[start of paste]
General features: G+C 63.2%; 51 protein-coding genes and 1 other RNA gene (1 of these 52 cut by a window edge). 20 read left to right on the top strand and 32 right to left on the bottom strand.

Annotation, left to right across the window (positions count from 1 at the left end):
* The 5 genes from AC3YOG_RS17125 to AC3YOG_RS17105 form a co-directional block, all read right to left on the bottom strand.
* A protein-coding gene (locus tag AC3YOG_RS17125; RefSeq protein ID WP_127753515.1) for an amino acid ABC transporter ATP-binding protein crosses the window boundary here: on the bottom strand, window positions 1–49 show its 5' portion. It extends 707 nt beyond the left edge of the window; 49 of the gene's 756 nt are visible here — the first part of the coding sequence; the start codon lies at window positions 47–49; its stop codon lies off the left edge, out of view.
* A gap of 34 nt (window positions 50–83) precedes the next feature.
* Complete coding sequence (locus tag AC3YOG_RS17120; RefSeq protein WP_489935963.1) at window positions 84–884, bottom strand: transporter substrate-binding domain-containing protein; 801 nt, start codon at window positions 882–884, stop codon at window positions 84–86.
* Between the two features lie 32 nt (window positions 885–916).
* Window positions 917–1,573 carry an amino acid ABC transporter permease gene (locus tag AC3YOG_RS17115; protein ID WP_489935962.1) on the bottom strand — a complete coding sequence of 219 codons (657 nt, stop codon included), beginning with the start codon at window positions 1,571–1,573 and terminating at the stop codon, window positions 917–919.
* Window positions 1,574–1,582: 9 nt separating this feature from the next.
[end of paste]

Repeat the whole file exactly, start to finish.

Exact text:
General features: G+C 63.2%; 51 protein-coding genes and 1 other RNA gene (1 of these 52 cut by a window edge). 20 read left to right on the top strand and 32 right to left on the bottom strand.

Annotation, left to right across the window (positions count from 1 at the left end):
* The 5 genes from AC3YOG_RS17125 to AC3YOG_RS17105 form a co-directional block, all read right to left on the bottom strand.
* A protein-coding gene (locus tag AC3YOG_RS17125; RefSeq protein ID WP_127753515.1) for an amino acid ABC transporter ATP-binding protein crosses the window boundary here: on the bottom strand, window positions 1–49 show its 5' portion. It extends 707 nt beyond the left edge of the window; 49 of the gene's 756 nt are visible here — the first part of the coding sequence; the start codon lies at window positions 47–49; its stop codon lies off the left edge, out of view.
* A gap of 34 nt (window positions 50–83) precedes the next feature.
* Complete coding sequence (locus tag AC3YOG_RS17120; RefSeq protein WP_489935963.1) at window positions 84–884, bottom strand: transporter substrate-binding domain-containing protein; 801 nt, start codon at window positions 882–884, stop codon at window positions 84–86.
* Between the two features lie 32 nt (window positions 885–916).
* Window positions 917–1,573 carry an amino acid ABC transporter permease gene (locus tag AC3YOG_RS17115; protein ID WP_489935962.1) on the bottom strand — a complete coding sequence of 219 codons (657 nt, stop codon included), beginning with the start codon at window positions 1,571–1,573 and terminating at the stop codon, window positions 917–919.
* Window positions 1,574–1,582: 9 nt separating this feature from the next.